How Selling Fits into the Job of a CEO
One of the things that makes selling so important (and therefore so useful) is that it is critically important to multiple stages of a company’s growth.
1) Early days – hiring
In the early days of most companies, one of the hardest things that any Founder faces is hiring. Chances are that you can’t afford to pay big bucks – or even average bucks. And you don’t yet have a successful company, brand or product that people want to be part of. All you have is your ability to sell the vision.
I have met many aspiring Founders who have a great idea, and ask us for initial funding so they can hire a technology person to implement it. To me, anyone who has to have money first doesn’t get it. A great founder convinces someone great who already has a well-paid job to give it up, and start a new madcap adventure. I want to see that a founder has already convinced someone to make an irrational decision – as behind every irrational decision, there tends to be a great salesperson.
2) As you grow – raising capital
This is the point of the story when you come to see me, or one of my peers. Most successful technology companies take at least one round of funding during their growth. Even if a company could be bootstrapped throughout, the competitive nature of their market often means that extra resource allows them to grow more quickly, and to win the race.
Selling is key in raising capital both because you have to sell the investor you are trying to land (obviously!), but also because any good investor is going to be closely watching your ability to sell. The fact is, most investors know that you will have further rounds of investment in the future, and/or an exit of some sort. They will also know that Founders with great selling skills will be better at doing those things, and will get a premium on the company when it sells (no, that isn’t fair, but such is life…)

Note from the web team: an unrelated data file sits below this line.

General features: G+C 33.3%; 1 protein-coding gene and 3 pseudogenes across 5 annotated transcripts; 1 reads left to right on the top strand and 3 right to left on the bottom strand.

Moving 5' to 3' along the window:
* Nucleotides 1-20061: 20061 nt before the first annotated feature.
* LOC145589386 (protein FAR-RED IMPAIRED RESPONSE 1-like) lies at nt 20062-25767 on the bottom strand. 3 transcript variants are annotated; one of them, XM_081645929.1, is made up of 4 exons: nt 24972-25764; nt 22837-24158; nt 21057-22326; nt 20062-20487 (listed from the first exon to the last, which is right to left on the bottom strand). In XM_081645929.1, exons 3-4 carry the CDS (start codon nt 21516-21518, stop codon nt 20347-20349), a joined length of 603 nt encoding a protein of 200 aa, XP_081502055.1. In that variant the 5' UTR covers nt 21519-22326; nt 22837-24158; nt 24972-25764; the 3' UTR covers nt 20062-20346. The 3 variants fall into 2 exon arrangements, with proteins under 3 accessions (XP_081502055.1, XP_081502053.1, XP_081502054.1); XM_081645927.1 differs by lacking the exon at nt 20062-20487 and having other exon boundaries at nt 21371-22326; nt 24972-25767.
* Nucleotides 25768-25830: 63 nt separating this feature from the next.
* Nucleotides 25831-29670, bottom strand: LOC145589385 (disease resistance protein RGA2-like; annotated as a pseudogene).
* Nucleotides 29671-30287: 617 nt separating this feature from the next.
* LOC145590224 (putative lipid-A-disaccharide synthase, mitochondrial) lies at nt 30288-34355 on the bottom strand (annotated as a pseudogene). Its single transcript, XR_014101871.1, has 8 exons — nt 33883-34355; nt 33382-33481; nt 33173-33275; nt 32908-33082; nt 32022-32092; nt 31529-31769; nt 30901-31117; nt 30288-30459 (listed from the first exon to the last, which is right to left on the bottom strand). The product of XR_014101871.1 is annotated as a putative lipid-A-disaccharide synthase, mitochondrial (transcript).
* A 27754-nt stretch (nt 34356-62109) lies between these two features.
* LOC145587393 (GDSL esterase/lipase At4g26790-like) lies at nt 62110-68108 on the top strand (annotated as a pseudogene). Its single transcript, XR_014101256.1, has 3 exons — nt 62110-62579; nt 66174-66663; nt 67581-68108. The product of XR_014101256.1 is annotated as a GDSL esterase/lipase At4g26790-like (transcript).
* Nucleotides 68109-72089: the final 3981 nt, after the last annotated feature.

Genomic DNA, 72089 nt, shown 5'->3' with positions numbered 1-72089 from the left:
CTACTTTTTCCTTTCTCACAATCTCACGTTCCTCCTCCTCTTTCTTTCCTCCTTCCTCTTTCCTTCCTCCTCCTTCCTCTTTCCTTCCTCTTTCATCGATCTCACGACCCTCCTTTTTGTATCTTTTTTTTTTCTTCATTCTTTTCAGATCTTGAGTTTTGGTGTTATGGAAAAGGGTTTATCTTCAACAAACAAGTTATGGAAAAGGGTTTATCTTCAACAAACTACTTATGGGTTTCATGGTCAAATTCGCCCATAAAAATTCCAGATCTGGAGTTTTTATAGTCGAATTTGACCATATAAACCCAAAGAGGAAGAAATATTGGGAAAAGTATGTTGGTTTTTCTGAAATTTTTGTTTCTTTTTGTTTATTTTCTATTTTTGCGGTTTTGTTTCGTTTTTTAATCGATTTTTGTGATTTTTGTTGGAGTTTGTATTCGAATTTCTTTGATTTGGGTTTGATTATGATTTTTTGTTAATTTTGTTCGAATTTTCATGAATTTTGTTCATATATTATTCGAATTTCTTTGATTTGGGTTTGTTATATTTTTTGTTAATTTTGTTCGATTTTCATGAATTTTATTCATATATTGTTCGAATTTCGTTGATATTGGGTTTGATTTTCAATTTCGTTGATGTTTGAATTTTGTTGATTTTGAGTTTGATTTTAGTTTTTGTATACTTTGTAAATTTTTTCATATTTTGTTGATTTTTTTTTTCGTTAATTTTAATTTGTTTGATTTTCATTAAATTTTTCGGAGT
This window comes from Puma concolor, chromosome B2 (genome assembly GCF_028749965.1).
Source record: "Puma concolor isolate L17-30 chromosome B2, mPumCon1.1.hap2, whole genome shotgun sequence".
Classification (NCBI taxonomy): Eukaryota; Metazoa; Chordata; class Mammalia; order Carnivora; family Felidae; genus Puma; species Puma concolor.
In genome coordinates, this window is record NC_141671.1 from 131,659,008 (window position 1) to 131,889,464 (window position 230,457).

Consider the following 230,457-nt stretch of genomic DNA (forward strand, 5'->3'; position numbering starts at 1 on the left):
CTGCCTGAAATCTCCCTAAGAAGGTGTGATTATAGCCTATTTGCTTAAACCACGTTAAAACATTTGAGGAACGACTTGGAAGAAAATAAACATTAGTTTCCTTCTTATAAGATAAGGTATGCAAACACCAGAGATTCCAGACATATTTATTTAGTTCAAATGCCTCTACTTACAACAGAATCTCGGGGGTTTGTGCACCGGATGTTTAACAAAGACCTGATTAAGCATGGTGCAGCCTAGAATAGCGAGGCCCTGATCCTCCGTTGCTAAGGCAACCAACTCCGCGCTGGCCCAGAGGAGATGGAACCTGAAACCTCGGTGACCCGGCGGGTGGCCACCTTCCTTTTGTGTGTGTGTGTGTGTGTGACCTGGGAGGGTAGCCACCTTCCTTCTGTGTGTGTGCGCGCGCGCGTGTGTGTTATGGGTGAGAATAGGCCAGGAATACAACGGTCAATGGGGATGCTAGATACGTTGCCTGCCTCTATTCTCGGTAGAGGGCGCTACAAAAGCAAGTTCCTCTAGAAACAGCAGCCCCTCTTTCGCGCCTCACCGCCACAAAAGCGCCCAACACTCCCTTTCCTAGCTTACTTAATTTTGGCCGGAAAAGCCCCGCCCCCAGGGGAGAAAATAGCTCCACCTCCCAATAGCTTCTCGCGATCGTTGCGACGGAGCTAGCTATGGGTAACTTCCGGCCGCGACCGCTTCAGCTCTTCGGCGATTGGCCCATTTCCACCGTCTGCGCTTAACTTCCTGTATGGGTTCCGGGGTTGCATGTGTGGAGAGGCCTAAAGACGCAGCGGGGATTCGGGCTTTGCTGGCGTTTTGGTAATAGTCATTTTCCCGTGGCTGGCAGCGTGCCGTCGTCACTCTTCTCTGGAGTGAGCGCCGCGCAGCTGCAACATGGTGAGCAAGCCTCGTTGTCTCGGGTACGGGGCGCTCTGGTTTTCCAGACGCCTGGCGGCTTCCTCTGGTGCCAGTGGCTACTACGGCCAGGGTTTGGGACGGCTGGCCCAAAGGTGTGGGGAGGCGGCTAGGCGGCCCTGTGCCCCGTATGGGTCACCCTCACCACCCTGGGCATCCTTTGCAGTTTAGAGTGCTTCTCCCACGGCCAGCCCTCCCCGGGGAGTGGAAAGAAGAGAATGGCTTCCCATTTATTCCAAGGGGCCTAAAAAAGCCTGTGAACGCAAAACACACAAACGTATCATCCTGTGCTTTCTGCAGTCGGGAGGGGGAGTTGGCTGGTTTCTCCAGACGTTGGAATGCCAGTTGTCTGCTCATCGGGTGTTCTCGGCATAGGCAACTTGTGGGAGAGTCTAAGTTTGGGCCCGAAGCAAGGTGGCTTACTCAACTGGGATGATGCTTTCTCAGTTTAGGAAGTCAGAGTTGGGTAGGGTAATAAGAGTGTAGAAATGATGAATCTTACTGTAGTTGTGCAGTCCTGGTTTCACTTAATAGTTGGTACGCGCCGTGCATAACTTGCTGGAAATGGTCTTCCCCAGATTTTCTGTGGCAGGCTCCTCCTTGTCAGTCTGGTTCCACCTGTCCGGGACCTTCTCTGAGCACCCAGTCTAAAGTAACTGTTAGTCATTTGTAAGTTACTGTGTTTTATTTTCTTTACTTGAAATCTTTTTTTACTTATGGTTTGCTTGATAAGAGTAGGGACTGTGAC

3) As you grow – actual selling
Whatever the model, if you run a for-profit business, someone somewhere pays you money.
In the long run, you will employ a large, well-trained sales force to run this process, presided over by Sales VPs and Chief Revenue Officers. Alternately, if you offer an entirely self-service product, you will develop a complex system that allows people to manage their spending on your platform. But, before any of that, someone (read: you) needs to figure out exactly who is going to buy, what they are going to buy, how much they can be charged and, most importantly how they will be sold.
To hone in on this, ask yourself this question:
What is the core driver that gets a sale done in your business? Without understanding that, you have nothing. The task of identifying and crafting this core proposition is a key responsibility of the CEO and other commercial founders.
The best way to begin to understand your core driver is to get out there. Knock on doors and pick up phones, and try to sell a bunch of different things in different ways. Warning: most of your methods will fail. There will be embarrassing meetings where people say no (or, more likely, they just avoid following up). There will be hours wasted in Starbucks and corporate reception areas, waiting for someone to turn up, only to get an email an hour late saying they can’t make it after all. Suck it up – you wanted to be a Founder, right?